Since, he is no longer affiliated with AEI, I feel free to say publicly something he told me in private a few months ago. He asked if I had noticed any comments by AEI "scholars" on the subject of health care reform. I said no and he said that was because they had been ordered not to speak to the media because they agreed with too much of what Obama was trying to do.

It saddened me to hear this. I have always hoped that my experience was unique. But now I see that I was just the first to suffer from a closing of the conservative mind. Rigid conformity is being enforced, no dissent is allowed, and the conservative brain will slowly shrivel into dementia if it hasn't already.

A New Precambrian Life Form

The "Precambrian" period was originally defined as the time before multi-cellular life. But then people began to find fossils in Precambrian rocks. These are sometimes called the Ediacara fauna, after the rocks in Australia that have produced the best specimens. The weird thing is that the Ediacara life forms don't seem to be related at all to the modern branches of life that first emerged in the Cambrian (arthropods, molluscs, that sort of thing). Were they some sort of evolutionary dead end? (One of the more obvious specimens is shown above.)

Whatever they are, there is now a new type, found in Spain (below). And once again it doesn't seem to be related to any later species.

Health Care Reform in One Cartoon

Urban Archaeology

My latest project is down this delightful alley.

And we have rats, who zip in and out of these holes right in front of us.

But there are lots of overlapping features and strata, which makes the digging interesting, we are finding artifacts, and as we puzzle all this out we are entertained by the constant bustle of activity in the alley.

Those Wacky Republicans

The Senate adjourned at 2:55 AM this morning without voting on the package of amendments to the original Senate health bill that was passed by the House along with the Senate bill. Republicans are seeking to delay this vote, even though they all think that the amendments make the bill much better. You have to love this strategy of fighting tooth and nail against a bill that they think is a good idea.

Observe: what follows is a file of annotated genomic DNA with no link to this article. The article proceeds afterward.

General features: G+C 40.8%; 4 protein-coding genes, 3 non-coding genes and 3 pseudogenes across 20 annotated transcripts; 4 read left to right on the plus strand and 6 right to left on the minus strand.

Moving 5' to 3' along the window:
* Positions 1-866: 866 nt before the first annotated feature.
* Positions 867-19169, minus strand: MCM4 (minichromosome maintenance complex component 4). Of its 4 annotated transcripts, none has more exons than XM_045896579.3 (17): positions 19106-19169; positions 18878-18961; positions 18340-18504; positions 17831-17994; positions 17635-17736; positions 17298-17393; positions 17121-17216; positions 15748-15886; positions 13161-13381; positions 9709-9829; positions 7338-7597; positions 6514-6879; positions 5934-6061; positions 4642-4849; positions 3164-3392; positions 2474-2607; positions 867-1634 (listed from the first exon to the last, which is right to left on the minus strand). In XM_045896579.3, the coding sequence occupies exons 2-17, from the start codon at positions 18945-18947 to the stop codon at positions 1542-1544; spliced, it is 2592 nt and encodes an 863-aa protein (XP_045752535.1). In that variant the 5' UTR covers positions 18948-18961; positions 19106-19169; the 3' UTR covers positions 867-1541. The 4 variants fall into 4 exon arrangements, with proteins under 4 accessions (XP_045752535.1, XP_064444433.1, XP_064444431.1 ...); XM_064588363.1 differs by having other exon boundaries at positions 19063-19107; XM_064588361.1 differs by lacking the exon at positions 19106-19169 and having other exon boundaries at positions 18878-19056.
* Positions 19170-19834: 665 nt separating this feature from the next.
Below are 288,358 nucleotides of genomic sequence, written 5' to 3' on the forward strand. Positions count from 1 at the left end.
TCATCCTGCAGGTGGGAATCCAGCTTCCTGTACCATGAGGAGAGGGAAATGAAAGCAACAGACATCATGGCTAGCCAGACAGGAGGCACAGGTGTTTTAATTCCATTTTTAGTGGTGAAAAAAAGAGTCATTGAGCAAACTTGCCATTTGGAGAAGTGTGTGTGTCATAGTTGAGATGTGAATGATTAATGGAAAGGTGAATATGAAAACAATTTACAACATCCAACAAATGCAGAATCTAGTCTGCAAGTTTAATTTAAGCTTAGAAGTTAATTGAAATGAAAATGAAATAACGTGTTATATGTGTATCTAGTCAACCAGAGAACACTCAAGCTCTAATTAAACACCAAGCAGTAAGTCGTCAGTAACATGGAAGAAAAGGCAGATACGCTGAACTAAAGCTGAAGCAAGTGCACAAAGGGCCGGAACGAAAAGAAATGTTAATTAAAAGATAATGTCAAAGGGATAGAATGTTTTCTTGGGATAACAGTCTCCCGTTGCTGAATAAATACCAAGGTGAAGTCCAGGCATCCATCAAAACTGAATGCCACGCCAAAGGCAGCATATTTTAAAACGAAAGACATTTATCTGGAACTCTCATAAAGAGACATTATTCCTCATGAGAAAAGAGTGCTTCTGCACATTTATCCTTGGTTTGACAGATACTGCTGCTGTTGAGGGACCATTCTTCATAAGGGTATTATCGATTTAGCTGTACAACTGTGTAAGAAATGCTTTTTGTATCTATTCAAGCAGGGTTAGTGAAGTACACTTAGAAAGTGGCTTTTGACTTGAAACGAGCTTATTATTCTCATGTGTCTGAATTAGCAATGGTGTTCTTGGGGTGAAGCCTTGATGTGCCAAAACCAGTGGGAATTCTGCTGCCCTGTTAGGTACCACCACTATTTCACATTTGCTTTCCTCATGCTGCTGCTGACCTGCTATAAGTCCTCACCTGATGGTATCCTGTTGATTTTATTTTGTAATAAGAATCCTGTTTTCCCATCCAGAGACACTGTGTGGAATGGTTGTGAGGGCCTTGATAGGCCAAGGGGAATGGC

Oh, and I am pleased to note that somehow the health bill has acquired a proper name, The Affordable Care Act. I am not sure where this name came from, since I am quite sure it was never read out by the House clerk Sunday night, but who am I to question these things?

The Tale of a Stray Finger Bone

Human evolution gets more interesting all the time.
A previously unknown kind of human group vanished from the world so completely that it has left behind the merest wisp of evidence that it ever existed — a single bone from the little finger of a child, buried in a cave in the Altai mountains of southern Siberia.

Researchers extracted DNA from the bone and reported Wednesday that it differed conspicuously from that of both modern humans and of Neanderthals . . .

As recently as 30,000 years ago, it now appears, there were five human species in the world: Homo erectus, the little Floresians, Neanderthals, modern humans and the new lineage from the Denisova cave.

Wednesday, March 24, 2010

In the Garden


The Master Thief

An incredible story by Joshuah Bearman at Wired:

Thorough as ever, Blanchard had spent many previous nights infiltrating the bank to do recon or to tamper with the locks while James acted as lookout, scanning the vicinity with binoculars and providing updates via a scrambled-band walkie-talkie. He had put a transmitter behind an electrical outlet, a pinhole video camera in a thermostat, and a cheap baby monitor behind the wall. He had even mounted handles on the drywall panels so he could remove them to enter and exit the ATM room. Blanchard had also taken detailed measurements of the room and set up a dummy version in a friend’s nearby machine shop. With practice, he had gotten his ATM-cracking routine down to where he needed only 90 seconds after the alarm tripped to finish and escape with his score. . . .

Eight minutes after Blanchard broke into the first ATM, the Winnipeg Police Service arrived in response to the alarm. However, the officers found the doors locked and assumed the alarm had been an error. As the police pronounced the bank secure, Blanchard was zipping away with more than half a million dollars.